Al-Aqsa Mosque

What is the Al-Aqsa Mosque, the third holiest site in Islam?

At the heart of the battle between the Palestinians and the Zionist occupation, the Al-Aqsa Mosque is the third holiest site in Islam after the Sacred Mosque in Mecca and the Prophet's Mosque in Medina.


In one of our previous articles, we've discussed about the enigma of the black stone, in today's article we'll about Al-Masjid Al Aqsa which was to this mosque that the Messenger of Islam, Muhammad (prayers and greetings be upon him) undertook his night journey (Isra) from Mecca in the year 2 of the Hegira (620 AD), and in this mosque that he led the prayer in the presence of Ibrahim (Abraham), Moussa (Moses) and Issa (Jesus) before ascending to heaven in the company of the archangel Jibril (Gabriel), peace be upon them all. An event mentioned at the beginning of the 17th sura of the Quran, the Night Journey:

[Glory and Purity to the One who made His servant [Muhammad] travel by night, from the Mosque al-Haram to the Mosque al-Aqsa whose surroundings We have blessed, in order to show him some of Our marvels. It is He, truly, who is the Hearer, the Seer.]

It was the first Qibla (direction of prayer) of the first Muslims before the Koran ordered to change this direction in the year 2 of the Hegira. Al-Aqsa Mosque is often depicted in news articles or on social media as the Dome of the Rock Mosque (golden dome).

In reality, the latter is part of the al-Aqsa Mosque just like the al-Qibli mosque (grey dome). Accessible by 15 doors, it extends over an area of ​​144,000 m² and is composed among others; the Dome of the Rock, the al-Qibli Mosque, the al-Marwani Mosque, the al-Bouraq Mosque, the Masjid al-Aqsa al-Qadim as well as a set of other elements (archs, fountains, schools, minbars, …)


There is within this mosque the rock from which the Prophet is said to have ascended to heaven during his ascension. It was erected by order of the Umayyad Caliph Abd al-Malik ibn Marwan in the year 72 of the Hegira (691 AD). During the occupation of the crosses, it was transformed into a church. A hotel had been erected above the rock and a cross had hung from the dome until the arrival of the Muslims in 1187.

The dome was originally the same color as the cupola above the mosque al -Qibli.

In 1982, a Zionist soldier entered the mosque, walked towards the Dome of the Rock and fired on Muslim worshippers. The bullet holes are still present on the facade of this mosque and testify to this massacre which caused several deaths and injuries.


It is located in the direction of the Qibla, that is why it is called the al-Qibli mosque. It would be Omar ibn al-Khattab (may Allah be pleased with him) who would be at the origin of this mosque. It was then enlarged, notably under the reigns of the caliphs Abd al-Malik ibn Marwan and his son al-Walid ibn Abd al-Malik. It is in this mosque that the imam delivers the sermon and leads the Friday prayer.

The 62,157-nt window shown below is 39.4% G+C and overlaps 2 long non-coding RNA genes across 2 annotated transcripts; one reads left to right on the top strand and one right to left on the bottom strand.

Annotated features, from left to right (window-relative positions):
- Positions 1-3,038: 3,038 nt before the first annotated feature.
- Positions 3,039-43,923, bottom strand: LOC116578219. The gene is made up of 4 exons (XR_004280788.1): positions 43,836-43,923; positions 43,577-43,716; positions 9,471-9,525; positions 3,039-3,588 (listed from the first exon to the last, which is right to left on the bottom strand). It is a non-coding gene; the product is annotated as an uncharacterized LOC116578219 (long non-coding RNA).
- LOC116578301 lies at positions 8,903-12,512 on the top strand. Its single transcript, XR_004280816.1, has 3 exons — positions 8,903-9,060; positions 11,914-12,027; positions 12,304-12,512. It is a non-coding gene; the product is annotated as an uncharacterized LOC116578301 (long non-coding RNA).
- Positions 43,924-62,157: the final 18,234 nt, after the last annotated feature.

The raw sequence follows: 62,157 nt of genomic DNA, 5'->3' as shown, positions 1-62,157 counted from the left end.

Inside is a copy of the minbar (sermon pulpit) of Salaheddine al-Ayyubi. The original minbar was burned by a Jewish extremist in 1969.


Among these other mosques, the al-Marwani mosque located below the southeastern esplanade. This mosque was also built by Abd al-Malik ibn Marwan from which it takes its name.

The purpose of this construction was to support the huge platform of the Al-Aqsa Mosque and reduce the pressure of the retaining walls. It is a structure composed of 88 pillars resting on massive blocks, divided into 12 rows of galleries with a total area of ​​approximately 4,500 square meters.

During the Crusades (1099), this place was transformed into a stable by the Templars. After the liberation of Jerusalem by Salaheddine al-Ayyubi in 1187, the mosque was cleaned up but remained closed until 1995.

During that year, secret documents leaked mentioning an Israeli plan to divide the Al-Aqsa Mosque in two parts: an underground part for the Jews and one on the surface for the Muslims. The al-Marwani mosque, which is the largest underground structure, finds itself threatened.

Thus, in 1996, a mosque that could accommodate 7,000 people was built after restoration and cleaning work. In 1999, the Waqf, in order to install additional security exits, had an access ramp dug leading to the floor of the mosque, twelve meters below the esplanade.

You may also want to read : 10 untold secrets about the Kaaba


This is where the Prophet (prayers and greetings be upon him) is said to have attached his mount Al-Bouraq on which he made his night journey. In a hadith narrated by Muslim, according to Anas ibn Malik (may Allah be pleased with him), the Prophet (peace be upon him) said:

[There was brought to me al-Bouraq, a white mount larger than a donkey and smaller than a mule, who leaped where his gaze stopped, so I mounted him and was carried to Jerusalem ( Bayt al-Maqdis).

There, I attached it to the ring intended for the use of the Prophets. I entered the mosque where I prayed two Rak'as (units of prayer). When I left, the angel Jibril (Gabriel) offered me two containers: one containing wine, the other milk.

I choose milk, and Jibril then told me that I had chosen the path of Fitra (original nature). Then, carried by him, I rose to the celestial regions]. A ring is symbolically attached to the wall of the mosque.

This mosque, also called the Maghariba mosque, is located at the door of the Moroccans. This name given by Salahdin Al Ayyubi represented the door which gave on the district of the Moroccans built by this last. It was a neighborhood where pilgrims from the Maghreb lived.

The door of the Moroccans gave directly on the western wall of the Al-Aqsa mosque called "the wall al-Bouraq" (wailing wall among the Jews). On June 12, 1967, 400 families were evacuated from the neighborhood after three hours' notice.

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